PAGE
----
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PTU-053 Metachronous Extra-Colonic Malignancy in Collagenous Colitis
  1. KJ Dabos1,
  2. DE Yung1,
  3. A Giannakou2,
  4. M MacNeill3,
  5. P Fineron3,
  6. J Plevris1,
  7. A Koulaouzidis1
  1. 1Centre of Liver & Digestive Disorders, Royal Infirmary of Edinburgh, Edinburgh, UK
  2. 2Faculty of Economics and Management, Open University of Cyprus, Nicosia, Cyprus
  3. 3Department of Pathology, Western General Hospital, Edinburgh, UK


Introduction Collagenous colitis (CC) is a syndrome of chronic, watery, non-bloody diarrhoea.1 Its worldwide incidence is increasing; emerging evidence suggests a possible association between CC and malignancy.2 However, studies thus far have been inconclusive and data on the incidence of metachronous extra-colonic malignancy (MEcM) in CC is scarce.3 This study aimed to determine the occurrence of MEcM in patients with CC.

Methods Retrospective study; data on MEcM in patients previously diagnosed with CC was collected within NHS Lothian (Scotland) over a 14 year period (Jan 2000 – Nov 2013). Person-years at risk were calculated according to age-specific categories. The standard error (Se) was calculated using the Poisson approximation. Relative risk (RR) and confidence interval (CI) of the age-standardised rate (ASR) were compared to publicly available population data for Lothian, Scotland.4 Results are reported as average ± standard deviation or RR with confidence interval (CI). P values <0.05 were considered statistically significant.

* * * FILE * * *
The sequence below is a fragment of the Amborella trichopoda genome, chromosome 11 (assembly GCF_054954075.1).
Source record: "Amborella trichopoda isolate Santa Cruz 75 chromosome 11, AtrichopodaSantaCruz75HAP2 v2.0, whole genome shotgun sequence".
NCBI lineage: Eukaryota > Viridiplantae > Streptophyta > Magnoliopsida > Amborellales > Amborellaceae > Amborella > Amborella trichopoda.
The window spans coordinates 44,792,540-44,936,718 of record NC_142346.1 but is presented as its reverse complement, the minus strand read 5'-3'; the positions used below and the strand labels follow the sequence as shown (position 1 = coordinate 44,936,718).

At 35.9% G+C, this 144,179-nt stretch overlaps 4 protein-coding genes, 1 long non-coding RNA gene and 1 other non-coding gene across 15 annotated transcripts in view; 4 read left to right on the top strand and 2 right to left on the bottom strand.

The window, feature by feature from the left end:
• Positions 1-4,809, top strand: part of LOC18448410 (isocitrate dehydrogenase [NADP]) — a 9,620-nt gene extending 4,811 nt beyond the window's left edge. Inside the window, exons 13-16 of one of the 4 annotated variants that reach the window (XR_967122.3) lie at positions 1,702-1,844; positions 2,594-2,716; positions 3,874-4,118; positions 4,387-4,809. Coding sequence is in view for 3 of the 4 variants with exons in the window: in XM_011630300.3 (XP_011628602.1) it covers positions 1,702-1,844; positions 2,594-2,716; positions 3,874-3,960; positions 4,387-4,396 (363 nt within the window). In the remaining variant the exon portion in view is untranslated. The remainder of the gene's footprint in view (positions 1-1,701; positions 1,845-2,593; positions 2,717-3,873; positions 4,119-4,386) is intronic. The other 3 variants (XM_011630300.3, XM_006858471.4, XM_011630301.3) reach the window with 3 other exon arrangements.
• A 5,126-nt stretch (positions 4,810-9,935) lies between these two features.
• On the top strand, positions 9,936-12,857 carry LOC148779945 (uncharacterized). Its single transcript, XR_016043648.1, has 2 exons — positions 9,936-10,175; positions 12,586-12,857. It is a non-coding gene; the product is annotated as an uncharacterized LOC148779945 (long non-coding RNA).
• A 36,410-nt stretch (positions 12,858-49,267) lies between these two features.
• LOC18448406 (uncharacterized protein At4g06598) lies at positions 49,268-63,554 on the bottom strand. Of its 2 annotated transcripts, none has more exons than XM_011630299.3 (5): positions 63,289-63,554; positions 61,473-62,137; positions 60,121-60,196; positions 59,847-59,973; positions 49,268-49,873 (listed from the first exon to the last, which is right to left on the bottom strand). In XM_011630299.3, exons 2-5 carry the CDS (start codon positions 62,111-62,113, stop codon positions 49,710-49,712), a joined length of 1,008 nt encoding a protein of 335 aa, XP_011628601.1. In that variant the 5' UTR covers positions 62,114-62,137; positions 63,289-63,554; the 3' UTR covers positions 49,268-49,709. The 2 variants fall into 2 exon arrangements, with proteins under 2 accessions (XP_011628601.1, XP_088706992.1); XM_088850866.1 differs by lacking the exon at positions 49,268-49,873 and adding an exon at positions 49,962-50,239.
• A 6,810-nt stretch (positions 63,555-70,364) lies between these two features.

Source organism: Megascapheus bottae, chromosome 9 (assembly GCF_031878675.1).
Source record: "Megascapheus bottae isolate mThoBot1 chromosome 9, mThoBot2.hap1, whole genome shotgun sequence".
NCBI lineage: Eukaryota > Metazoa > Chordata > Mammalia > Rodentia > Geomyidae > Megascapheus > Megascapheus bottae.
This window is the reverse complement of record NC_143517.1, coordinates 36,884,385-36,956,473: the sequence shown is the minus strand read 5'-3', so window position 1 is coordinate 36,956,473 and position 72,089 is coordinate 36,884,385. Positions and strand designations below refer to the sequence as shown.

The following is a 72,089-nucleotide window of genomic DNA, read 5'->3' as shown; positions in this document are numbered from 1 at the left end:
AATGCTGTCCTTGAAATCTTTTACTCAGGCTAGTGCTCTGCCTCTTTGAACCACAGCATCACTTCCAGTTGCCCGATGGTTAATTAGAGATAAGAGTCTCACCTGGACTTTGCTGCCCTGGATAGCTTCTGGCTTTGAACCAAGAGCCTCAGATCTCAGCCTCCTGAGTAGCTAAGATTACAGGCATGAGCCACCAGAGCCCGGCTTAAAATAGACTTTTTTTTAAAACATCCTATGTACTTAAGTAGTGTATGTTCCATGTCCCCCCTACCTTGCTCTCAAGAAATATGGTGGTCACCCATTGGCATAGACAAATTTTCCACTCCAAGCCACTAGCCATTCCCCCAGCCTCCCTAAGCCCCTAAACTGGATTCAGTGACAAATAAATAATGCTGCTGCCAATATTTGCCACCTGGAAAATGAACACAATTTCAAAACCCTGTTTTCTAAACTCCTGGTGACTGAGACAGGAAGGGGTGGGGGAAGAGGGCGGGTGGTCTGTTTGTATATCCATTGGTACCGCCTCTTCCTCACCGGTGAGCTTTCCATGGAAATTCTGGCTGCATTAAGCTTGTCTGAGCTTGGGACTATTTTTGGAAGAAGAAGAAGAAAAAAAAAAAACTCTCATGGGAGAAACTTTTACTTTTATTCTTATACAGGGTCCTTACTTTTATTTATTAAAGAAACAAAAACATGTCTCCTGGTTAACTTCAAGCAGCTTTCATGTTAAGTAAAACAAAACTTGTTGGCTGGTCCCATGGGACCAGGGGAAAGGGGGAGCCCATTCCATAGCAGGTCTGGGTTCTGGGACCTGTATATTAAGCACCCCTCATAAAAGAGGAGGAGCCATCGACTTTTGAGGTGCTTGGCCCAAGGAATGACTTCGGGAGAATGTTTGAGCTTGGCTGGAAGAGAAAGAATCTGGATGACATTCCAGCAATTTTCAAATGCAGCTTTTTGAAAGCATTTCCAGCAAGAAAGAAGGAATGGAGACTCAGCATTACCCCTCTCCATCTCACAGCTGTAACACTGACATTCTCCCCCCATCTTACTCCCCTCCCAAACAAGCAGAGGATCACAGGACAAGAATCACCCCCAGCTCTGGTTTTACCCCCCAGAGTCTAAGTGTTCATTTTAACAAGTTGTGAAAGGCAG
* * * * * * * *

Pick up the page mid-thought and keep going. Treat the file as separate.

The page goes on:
Results In the aforementioned period, 394 patients were diagnosed with CC and included for analysis. Thirty-three (21 F/12 M) developed MEcM, Table 1. The average age of the group with MEcM was 71.6 ±7.4 years compared to 65.9 ±13.6 years for the remainder of the patients (P < 0.05). The average duration of follow-up from CC diagnosis to MEcM was 2 ±2.23 years and for the group as a whole was 4 ±3.45 years. The RR for lung cancer (4.63, 1.30;16.49) and total cancers (2.34, 1.38;3.95) in patients with CC was higher compared to population data from Lothian (P < 0.05 for both).

Conclusion The RR of MEcM, including lung cancer, is higher in patients with CC.The increased RR for lung cancer may be explained by the association between CC and smoking.5

Further collective data will be useful to clarify other associations.

References 1 Münch A, et al. Microscopic colitis: current status, present and future challenges: statements of the European Microscopic Colitis Group. J Crohn’s Colitis 2012;6:932–945.

2 Freeman HJ. Complications of collagenous colitis. World J gastroenterol 2008;14:1643.

3 Chan JL, et al. Cancer risk in collagenous colitis. Inflamm Bowel Dis 1999;5:40–43.


5 Vigren L, et al. Is smoking a risk factor for collagenous colitis? Scand J Gastroenterol 2011;46:1334–1339.

Disclosure of Interest None Declared

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